Most data linking microbiota to FBD have been obtained in patients with IBS. A current working hypothesis suggests that changes in gut microbiota participate in abnormal fermentation of dietary substrates, predominantly carbohydrates. Microbiota would also elicit excessive stimulation of the mucosal immune system through a leaky gut. The consequent low-grade inflammation and release of inflammatory mediators would ultimately affect gut motor responses and elicit visceral hypersensitivity. This view and the participation of microbial factors in the pathogenesis of FBD are supported by the following evidence:

  • First, about 10% of episodes of acute infectious gastroenteritis lead to the onset of IBS, (so called post-infectious IBS).
  • Second, subsets of patients show both qualitative and quantitative changes and instability over time of the microbiota.

Third, patients with IBS have increased circulating antibodies against flagellin, a component of indigenous bacteria inhabiting the human gut. They also have increased fecal levels of human beta-defensin-2, an antimicrobial protein produced by the gut mucosa (i.e., by Paneth cells) and mucosal expression of specific microbial receptors (called Toll-like receptors, TLRs).

Fourth, the modulation of gut microbiota with probiotics and non-absorbable antibiotics has been shown to improve symptoms over placebo, at least in subgroups of patients with IBS. Conversely, systemic antibiotics may induce or worsen IBS symptoms. Taken together, these data provide a proof of concept implicating intestinal bacteria-host interactions in pathophysiology and symptom generation in patients with IBS.
The Gut Microbiota in Inflammatory Bowel Disease

Antibiotic-associated diarrhoea

Some of the best evidence in support of probiotic health benefits is in the treatment of antibiotic-associated diarrhoea(AAD). Antibiotics are a common treatment for children, and 20% of antibiotic-treated children develop diarrhoea. AAD results from an imbalance in the colonic microbiota caused by antibiotic therapy. Microbiota alteration changes carbohydrate metabolism with decreased short-chain fatty acid absorption and an osmotic diarrhoea as a result. The preventive role of some probiotics has been correctly assessed in randomly clinical trials. A review, assessing the work of 16 different studies representing more than 3400 patients’ evaluation, concluded that the evidence gathered suggested a protective effect of some probiotics in this condition.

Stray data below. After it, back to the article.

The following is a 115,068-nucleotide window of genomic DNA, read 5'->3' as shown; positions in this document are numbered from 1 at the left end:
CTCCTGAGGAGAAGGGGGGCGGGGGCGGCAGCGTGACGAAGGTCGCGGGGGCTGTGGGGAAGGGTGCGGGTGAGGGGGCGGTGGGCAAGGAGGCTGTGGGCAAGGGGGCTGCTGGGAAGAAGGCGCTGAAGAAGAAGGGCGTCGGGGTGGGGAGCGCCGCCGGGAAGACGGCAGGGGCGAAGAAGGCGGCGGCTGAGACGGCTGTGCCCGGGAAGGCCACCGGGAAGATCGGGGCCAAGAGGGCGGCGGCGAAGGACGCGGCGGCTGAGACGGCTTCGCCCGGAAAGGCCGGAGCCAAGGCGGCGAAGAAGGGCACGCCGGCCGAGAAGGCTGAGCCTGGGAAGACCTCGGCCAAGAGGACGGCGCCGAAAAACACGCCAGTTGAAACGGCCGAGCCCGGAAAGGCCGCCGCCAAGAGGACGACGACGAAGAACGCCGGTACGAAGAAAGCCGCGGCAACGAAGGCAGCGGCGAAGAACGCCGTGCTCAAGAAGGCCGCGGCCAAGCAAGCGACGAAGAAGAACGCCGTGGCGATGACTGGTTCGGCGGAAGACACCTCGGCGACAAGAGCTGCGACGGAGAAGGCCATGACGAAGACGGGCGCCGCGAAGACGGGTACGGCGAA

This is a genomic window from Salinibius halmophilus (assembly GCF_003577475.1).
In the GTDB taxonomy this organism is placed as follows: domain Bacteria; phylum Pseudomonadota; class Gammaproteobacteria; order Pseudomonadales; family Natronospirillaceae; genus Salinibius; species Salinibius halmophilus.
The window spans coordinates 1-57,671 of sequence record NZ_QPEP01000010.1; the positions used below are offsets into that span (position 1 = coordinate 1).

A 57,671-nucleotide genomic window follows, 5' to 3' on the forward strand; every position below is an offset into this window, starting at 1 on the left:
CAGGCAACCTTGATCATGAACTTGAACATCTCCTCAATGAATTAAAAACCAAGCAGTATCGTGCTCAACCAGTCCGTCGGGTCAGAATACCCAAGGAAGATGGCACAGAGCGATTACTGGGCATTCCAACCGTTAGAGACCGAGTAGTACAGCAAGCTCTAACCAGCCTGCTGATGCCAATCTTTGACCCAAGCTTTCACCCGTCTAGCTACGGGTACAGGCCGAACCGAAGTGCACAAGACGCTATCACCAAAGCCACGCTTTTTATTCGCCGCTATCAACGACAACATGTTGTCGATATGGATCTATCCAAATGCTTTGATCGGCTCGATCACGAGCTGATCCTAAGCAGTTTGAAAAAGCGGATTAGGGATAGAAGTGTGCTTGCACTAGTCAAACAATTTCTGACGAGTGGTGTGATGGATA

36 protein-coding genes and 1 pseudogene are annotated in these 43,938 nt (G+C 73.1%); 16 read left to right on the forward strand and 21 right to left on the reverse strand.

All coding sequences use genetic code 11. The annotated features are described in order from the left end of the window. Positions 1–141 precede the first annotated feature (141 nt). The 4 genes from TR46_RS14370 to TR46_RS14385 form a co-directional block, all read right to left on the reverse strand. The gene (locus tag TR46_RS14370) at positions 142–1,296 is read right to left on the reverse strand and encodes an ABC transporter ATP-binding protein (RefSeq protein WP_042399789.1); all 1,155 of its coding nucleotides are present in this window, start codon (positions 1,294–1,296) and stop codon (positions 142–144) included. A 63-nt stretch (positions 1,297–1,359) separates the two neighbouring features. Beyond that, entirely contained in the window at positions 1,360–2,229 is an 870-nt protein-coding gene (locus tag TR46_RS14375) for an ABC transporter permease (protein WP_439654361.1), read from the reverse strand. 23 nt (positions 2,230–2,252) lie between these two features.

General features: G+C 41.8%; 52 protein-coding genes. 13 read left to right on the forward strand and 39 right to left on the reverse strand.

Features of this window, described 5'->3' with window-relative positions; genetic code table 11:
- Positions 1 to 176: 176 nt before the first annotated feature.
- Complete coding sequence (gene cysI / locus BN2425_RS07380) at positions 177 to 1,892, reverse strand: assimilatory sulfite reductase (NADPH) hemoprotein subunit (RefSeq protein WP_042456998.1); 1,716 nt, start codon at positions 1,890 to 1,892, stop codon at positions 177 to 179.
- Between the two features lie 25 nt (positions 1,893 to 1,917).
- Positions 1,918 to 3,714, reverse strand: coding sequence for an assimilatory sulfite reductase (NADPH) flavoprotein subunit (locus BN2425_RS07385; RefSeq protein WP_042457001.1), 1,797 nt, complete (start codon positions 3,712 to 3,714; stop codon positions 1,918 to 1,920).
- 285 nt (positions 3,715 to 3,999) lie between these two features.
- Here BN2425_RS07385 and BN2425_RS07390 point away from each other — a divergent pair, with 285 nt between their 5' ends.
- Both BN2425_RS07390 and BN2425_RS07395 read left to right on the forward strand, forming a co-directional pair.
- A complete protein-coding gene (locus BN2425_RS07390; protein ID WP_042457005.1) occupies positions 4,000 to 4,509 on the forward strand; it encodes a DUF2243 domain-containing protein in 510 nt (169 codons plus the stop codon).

Probiotic organisms have several decided health benefits, which include:

  • Bolster the immune system.
  • Decrease the incidence and duration of diarrhoea, whether it is caused by antibiotics, Clostridium difficile, rotaviral, or other pathogens.
  • Have anti-carcinogenic, anti-mutagenic, and anti-allergic activities.
  • Help alleviate such inflammatory conditions as Crohn’s disease and ulcerative colitis.
  • Help prevent colon cancer by preventing the breakdown of enzymes that contribute to the growth of cancer-causing agents.
  • Help alleviate food, chemical, and/or environmental sensitivities.
  • Improve digestion and balance cholesterol metabolism.
  • Increase nutritional value of foods through better digestibility and an increased absorption of nutrients.
  • Influence better intestinal and urogenital flora, especially after antibiotic and radiation therapies, which are known to induce colitis, yeast infections, and vaginitis.
  • Maintain mucosal integrity.
  • Manufacture lactase, which promotes intestinal lactose digestion.
  • Prevent and reduce intestinal tract infections, including those caused by bacteria or viruses, Candida, and Helicobacter pylori.
  • Provide an antagonistic environment for pathogens by normalizing beneficial organisms. This encourages friendly ones to crowd out of harmful ones, thereby blocking their adhesion sites in addition to inactivating enterotoxins.
  • Reduce catabolic products (bile pigments) eliminated by kidney and liver.
  • Reduce and eliminate overgrowth of small bowel bacteria.
  • Regulate gut motility, thereby reducing such conditions as constipation.
  • Specific Probiotic Bacteria and Conditions

    The following clinical probiotic studies have been reported as having beneficial effects:

    • Normalize intestinal flora:Lactobacillus (acidophilus, casei, plantarum) and Bifidobacterium bifidum
    • Stimulate the immune system:Lactobacillus (acidophilus, casei, rhamnosus, plantarum, delbrueckii, johnsonii) and Bifidobacterium bifidum
    • Diarrhoea associated with antibiotics:Lactobacillus (rhamnosus, acidophilus, bulgaricus), Saccharomyces boulardii, Bifidobacterium longum, and Enterococcus faecium.
    • Diarrhoea associated with traveling:Lactobacillus (rhamnosus, acidophilus, bulgaricus, johnsonii), Bifidobacterium bifidum, and Streptococcus (thermophilus, boulardii)
    • Diarrhoea associated with the Rotavirus:Lactobacillus rhamnosus, Bifidobacterium bifidum, and Streptococcus thermophilus
    • Acute diarrhoea:Bifidobacterium bifidum, Lactobacillus (bulgaricus, acidophilus, rhamnosus, reuteri) and Streptococcus thermophilus
    • Recurring Clostridium difficile colitis:Lactobacillus (rhamnosus, boulardii)
    • Anti-tumor properties:Lactobacillus (acidophilus, casei, plantarum, delbrueckii, gasseri) and Bifidobacterium (longum, bifidum, adolescentis, infantis)
    • Reducing lactose intolerance:Lactobacillus (bulgaricus, rhamnosus, johnsonii) and Streptococcus thermophilus
    • Lowering fecal enzyme activity:Lactobacillus (rhamnosus, casei, gasseri, delbrueckii, acidophilus)


    Claudia Herrera andFrancisco Guarner, World Gastroenterology Organisation, Handbook On Gut Microbes 2014 p. 5-7

    Giovanni Barbara, Cesare Cremon and Vincenzo Stanghellini, World Gastroenterology Organisation, Handbook On Gut Microbes 2014 p. 30-31